Seven assets remained available for sale, which is only 4.2% of the active fleet, and as we have stated in previous reports, the model continues to enjoy a strong following. However, any seller marketing a Hawker 800A whose engines are not on an Hourly Cost Maintenance Program (HCMP) is swimming against a strong current.
Piaggio P-180 Avanti
From third place on last month’s ‘Most Improved’ list to fourth position on this month’s ‘Most Deteriorated’ group is hardly good news for sellers of the Piaggio P-180 Avanti.
With no sales in October, the model’s fortunes were altered by a single addition to the inventory fleet. That aircraft increased the model’s Ask Price nearly $132k, but also mushroomed the Maintenance Exposure by nearly $366k to hike the ETP Ratio to 117.2%.
Only seven assets are listed for sale (8.6% of the active fleet), but that will not place most sellers in a useful bargaining position.
Cessna Citation V Ultra
To achieve its fourth appearance on the ‘Most Deteriorated’ list, the Cessna Citation V Ultra merely had to sell two listed aircraft and add an asset to inventory.
The six available aircraft by the end of October only amounted to 2.3% of the active fleet. However, the change in fleet mix raised Maintenance Exposure by nearly $255k, and lowered the Citation Ultra’s Ask Price by nearly $248k to seal the aircraft’s present position.
The news is far from terrible for sellers, though, as the ETP Ratio is only averaging 55%, and any aircraft enrolled on HCMP will certainly generate an HCMP-adjusted ETP Ratio below the 40% demarcation point.
Cessna Citation ISP
Last, but certainly not least, we come to an aircraft that has visited one of these two lists on 19 occasions, and makes its ninth appearance on the ‘Most Deteriorated’ list.
Two Cessna Citation ISPs transacted in October, two were withdrawn, and seven (would you believe) were added, to create a herd of 46 assets for sale, equating to 17.2% of the active fleet. Buyers certainly have options. However, considering the model’s 143.5% ETP Ratio, few units are likely to be particularly appealing assets.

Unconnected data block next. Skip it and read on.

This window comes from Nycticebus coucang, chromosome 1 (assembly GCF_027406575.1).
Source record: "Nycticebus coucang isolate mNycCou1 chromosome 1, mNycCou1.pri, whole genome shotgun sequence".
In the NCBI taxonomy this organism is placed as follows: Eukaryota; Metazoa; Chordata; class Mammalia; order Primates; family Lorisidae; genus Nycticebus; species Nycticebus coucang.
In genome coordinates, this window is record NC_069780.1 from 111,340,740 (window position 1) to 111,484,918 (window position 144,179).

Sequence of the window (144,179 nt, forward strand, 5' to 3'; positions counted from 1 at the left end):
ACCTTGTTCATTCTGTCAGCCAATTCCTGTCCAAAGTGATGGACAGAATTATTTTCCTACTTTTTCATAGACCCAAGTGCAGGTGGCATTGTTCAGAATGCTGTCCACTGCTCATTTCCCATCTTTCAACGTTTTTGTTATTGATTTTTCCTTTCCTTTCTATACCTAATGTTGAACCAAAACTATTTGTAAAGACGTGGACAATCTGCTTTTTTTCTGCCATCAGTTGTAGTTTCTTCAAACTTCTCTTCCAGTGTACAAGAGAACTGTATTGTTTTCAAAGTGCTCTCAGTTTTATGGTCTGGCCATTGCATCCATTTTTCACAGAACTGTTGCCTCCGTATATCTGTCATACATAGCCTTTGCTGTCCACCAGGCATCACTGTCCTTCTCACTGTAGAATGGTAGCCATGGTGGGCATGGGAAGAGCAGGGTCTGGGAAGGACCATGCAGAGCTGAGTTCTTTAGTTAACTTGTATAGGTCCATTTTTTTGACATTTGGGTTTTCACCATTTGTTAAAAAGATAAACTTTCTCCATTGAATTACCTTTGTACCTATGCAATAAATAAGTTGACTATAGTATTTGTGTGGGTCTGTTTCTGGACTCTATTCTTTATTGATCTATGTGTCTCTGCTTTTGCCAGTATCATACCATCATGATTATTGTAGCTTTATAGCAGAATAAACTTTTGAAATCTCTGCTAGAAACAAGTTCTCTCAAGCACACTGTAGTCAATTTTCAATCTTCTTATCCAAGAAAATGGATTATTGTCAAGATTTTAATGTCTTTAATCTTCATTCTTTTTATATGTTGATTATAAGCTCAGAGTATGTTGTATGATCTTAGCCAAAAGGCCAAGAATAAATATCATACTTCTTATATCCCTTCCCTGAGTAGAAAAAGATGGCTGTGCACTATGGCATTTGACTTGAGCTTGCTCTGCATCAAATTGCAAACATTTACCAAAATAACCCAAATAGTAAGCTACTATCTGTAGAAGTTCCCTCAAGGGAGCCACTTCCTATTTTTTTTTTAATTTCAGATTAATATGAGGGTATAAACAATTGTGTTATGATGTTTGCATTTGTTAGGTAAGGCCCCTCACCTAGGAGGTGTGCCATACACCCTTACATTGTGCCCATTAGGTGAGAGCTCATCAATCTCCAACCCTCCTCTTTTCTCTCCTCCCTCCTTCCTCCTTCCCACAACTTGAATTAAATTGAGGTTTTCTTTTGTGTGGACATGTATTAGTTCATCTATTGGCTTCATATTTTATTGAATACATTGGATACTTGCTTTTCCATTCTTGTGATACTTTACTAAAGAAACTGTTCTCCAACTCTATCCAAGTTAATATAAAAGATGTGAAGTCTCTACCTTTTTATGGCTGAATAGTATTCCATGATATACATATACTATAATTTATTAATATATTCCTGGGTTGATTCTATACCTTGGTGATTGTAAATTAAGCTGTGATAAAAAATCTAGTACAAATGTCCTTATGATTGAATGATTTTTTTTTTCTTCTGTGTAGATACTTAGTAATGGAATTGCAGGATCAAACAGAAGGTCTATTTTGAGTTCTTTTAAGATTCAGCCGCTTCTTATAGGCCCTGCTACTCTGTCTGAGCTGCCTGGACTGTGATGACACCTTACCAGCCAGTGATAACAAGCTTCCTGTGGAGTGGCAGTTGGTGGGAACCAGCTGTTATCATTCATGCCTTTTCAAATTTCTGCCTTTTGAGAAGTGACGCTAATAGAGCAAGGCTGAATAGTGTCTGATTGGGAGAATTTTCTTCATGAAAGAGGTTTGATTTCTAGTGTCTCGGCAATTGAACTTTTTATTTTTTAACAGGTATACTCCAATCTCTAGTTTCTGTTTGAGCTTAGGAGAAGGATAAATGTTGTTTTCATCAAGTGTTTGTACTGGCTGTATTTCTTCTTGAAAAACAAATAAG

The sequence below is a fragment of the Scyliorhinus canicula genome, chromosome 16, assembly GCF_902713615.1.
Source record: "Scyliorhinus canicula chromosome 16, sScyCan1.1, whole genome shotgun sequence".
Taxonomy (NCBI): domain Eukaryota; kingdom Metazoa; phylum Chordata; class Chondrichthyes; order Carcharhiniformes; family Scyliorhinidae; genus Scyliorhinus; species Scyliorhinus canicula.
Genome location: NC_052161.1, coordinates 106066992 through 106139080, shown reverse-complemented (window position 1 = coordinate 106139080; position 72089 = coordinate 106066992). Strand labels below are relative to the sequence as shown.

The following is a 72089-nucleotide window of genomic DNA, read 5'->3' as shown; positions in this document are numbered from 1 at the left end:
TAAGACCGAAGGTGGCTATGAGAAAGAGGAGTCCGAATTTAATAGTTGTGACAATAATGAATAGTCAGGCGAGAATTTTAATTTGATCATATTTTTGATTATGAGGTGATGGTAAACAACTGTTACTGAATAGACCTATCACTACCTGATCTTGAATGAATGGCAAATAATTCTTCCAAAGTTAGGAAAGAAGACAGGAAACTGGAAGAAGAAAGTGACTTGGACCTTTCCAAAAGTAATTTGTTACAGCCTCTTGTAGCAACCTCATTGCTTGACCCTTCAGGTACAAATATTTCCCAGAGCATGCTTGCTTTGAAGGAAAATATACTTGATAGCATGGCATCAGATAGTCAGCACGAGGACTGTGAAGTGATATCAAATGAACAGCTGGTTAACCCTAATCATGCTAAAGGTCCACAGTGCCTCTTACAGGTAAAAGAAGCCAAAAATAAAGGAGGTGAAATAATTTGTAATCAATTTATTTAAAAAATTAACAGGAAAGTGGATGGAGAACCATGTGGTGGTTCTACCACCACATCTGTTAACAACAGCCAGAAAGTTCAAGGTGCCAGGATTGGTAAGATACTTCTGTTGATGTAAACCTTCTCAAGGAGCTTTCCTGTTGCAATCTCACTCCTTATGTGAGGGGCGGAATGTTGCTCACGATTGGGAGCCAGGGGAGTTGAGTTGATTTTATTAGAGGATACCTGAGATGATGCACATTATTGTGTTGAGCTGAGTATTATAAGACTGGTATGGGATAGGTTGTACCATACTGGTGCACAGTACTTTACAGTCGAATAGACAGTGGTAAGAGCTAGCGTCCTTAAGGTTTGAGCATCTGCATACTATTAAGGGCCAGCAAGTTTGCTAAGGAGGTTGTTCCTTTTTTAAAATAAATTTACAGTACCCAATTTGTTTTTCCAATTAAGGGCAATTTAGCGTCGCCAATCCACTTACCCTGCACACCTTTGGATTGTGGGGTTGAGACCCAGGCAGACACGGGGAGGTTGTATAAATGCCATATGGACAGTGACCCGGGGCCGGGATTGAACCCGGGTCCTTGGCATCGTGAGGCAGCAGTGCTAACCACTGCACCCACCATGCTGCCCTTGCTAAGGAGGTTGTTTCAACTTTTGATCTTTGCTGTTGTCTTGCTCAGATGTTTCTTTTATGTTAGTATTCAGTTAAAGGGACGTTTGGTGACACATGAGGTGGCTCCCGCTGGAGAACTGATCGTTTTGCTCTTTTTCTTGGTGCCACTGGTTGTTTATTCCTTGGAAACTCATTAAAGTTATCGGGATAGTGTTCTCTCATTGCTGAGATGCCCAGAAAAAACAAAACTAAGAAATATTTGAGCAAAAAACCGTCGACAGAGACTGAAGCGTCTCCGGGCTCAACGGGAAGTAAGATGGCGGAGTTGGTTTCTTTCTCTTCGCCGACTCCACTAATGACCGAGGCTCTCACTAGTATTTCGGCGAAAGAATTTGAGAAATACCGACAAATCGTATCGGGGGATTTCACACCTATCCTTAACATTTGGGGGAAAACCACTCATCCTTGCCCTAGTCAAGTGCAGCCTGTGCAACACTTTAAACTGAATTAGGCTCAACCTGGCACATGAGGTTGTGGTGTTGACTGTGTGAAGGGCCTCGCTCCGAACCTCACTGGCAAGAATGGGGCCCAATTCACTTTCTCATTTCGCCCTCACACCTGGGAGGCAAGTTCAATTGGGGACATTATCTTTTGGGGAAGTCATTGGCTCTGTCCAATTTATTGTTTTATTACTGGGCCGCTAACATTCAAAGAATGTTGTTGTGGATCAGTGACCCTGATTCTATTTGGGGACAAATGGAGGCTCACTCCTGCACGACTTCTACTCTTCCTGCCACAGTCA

The well-aged fleet got into this position through a Maintenance Exposure increase exceeding $88k, along with an Ask Price decrease approaching $41k. The question for sellers is: how do they get out of their position?
The Seller’s Challenge
It is important to understand that an aircraft’s ETP Ratio has more to do with buyer and seller dynamics than it does with either the asset’s accrued maintenance or its price. For any aircraft, maintenance can accrue only so far before work must be completed.
But as an aircraft’s value decreases, there will come a point when the accrued maintenance figure equates to more than 40% of the aircraft’s ask price. When a prospective buyer adjusts their offer to address this accrued maintenance, the figure is all-too-often considered unacceptable to the seller, and a deal is not reached.
It is not until an aircraft undergoes some major maintenance that a seller is sufficiently motivated to accept a lower figure, or a buyer is willing to pay a higher price, and the aircraft transacts, ultimately.
A wise seller needs to consider the potential marketability impact early maintenance might have on their aircraft, as well as its enrollment on an HCMP (where more than half of their model’s in-service fleet is enrolled on one).
Sellers also need to carefully weigh any offer from a prospective buyer against the loss in value of their aircraft for sale as the asset spends more days on the market awaiting a better offer, while simultaneously accruing a higher maintenance figure.
More information from www.assetinsight.com
Read More About: Light Jets | Large Jets | Mid-Size Jets